Tonight was a strange sort of night.
Our exchange student of 6 weeks moved out as our time as "welcome family" had come to an end. A permanent house was found for him, in a location he was less than thrilled about. He went kicking and screaming. He's leaving what was essentially a personal dorm room with few restrictions and minimal supervision for a crammed room with 3 other students and a host mom that quickly introduced him to the LINES in the house which he was not to cross under any circumstances. Like the line across the entrance into the kitchen, for example. DO NOT ENTER.
Feeling a little bit for the student, we are now enjoying a tremendous sense of personal relief as we have regained our largest bedroom and can begin to repopulate it with a child and her belongings that have been lingering in various crammed locations for the past several weeks.
So naturally, we went out for dinner. A remodeled Baker's Square reopened across from the old Ford Plant, so we grabbed a coupon and headed out. I'd never been to a Baker's Square, but the line-up of blue-heads and walkers did not disappoint. We got a table smack in the middle of the restaurant, and had one of those really nice restaurant experiences you manage only now and then with little kids. Everyone was happy with the meal, ate a lot, and stayed entertained.
When I say "everyone," I mean at our table AND the tables that all had a nice clear view of us. In fact, 2 old timers complimented us on our nice family (I try to stifle thoughts in my mind that go something like, "Yeah, but you should have seen what such-and-such did 2 hours ago!!" and just enjoy the moment). The real jaw-dropper was the old guy sitting by himself that I noticed noticing us. I wasn't sure if he was watching with disapproval as things were very active at our table while waiting for food, or if he was reliving personal memories. Sometimes you can practically see the video reels rolling in old people's eyes.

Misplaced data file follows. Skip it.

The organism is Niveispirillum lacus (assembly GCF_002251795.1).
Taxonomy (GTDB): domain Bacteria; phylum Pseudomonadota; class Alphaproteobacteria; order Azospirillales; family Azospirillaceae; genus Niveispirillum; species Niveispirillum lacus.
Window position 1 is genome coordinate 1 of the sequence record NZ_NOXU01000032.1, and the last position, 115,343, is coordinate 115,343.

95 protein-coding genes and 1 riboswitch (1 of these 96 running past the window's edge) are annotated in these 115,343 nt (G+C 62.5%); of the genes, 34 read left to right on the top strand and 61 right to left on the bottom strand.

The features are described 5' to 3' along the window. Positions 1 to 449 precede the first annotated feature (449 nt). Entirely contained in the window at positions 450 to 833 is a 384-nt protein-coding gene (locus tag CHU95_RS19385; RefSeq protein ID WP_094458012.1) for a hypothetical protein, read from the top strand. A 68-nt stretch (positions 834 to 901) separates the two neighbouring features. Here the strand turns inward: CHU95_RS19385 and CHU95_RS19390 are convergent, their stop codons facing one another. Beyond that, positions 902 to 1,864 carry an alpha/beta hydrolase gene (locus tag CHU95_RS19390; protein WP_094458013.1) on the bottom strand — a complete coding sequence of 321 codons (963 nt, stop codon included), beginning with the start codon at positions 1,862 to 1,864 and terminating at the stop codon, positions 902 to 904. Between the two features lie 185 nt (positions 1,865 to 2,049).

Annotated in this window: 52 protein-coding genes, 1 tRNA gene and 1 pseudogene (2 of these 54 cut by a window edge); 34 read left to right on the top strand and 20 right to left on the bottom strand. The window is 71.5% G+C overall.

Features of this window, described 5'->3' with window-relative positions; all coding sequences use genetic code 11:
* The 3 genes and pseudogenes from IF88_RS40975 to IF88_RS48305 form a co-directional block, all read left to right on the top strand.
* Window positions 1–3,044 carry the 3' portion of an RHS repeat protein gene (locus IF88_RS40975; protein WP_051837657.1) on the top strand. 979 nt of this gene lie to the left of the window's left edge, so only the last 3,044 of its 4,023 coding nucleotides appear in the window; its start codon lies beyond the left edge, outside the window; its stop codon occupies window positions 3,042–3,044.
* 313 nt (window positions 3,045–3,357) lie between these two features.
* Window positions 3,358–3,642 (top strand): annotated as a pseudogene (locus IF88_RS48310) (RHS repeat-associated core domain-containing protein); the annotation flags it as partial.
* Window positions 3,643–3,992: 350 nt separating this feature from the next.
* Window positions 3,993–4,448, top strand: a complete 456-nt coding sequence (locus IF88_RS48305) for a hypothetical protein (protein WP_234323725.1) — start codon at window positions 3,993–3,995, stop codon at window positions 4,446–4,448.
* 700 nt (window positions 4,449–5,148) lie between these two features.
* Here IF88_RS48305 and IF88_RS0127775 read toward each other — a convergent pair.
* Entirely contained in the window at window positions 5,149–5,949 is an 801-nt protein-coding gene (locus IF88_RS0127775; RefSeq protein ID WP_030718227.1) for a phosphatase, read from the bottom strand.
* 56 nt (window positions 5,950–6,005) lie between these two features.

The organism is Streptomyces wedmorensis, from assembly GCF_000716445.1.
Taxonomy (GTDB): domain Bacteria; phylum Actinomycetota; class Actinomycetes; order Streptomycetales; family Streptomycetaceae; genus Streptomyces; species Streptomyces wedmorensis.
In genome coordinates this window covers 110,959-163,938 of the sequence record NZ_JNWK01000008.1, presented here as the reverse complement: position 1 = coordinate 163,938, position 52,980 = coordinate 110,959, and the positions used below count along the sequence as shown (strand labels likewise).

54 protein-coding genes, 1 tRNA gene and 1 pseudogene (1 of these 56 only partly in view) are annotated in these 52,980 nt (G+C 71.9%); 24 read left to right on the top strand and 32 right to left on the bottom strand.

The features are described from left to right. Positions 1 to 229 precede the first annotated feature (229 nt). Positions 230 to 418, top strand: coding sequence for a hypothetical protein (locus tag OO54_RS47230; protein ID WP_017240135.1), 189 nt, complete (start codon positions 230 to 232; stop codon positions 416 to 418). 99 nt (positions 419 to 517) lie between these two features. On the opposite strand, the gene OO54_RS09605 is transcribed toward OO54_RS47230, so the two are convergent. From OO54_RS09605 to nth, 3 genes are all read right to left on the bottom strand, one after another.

And so, as he got up to leave he swept over to our table, dropped something by my husband's plate, and said, "This is for your beautiful family. I have 4 of my own," and hurried away.
What was it he left by my husband's plate? A $20 bill. What made him do that? Lots of stories I can imagine that might inspire a person that way. But the key is to remember it, and to repeat the kindness with another family when I am a blue-haired old lady watching the mayhem of young children over my coffee mug.
So, I'm not planning to post after this, unless it's to announce where to find me now. I have some ideas cooking (ha! cooking!) that I might bring to life one of these days. Or not. Happy cooking either way.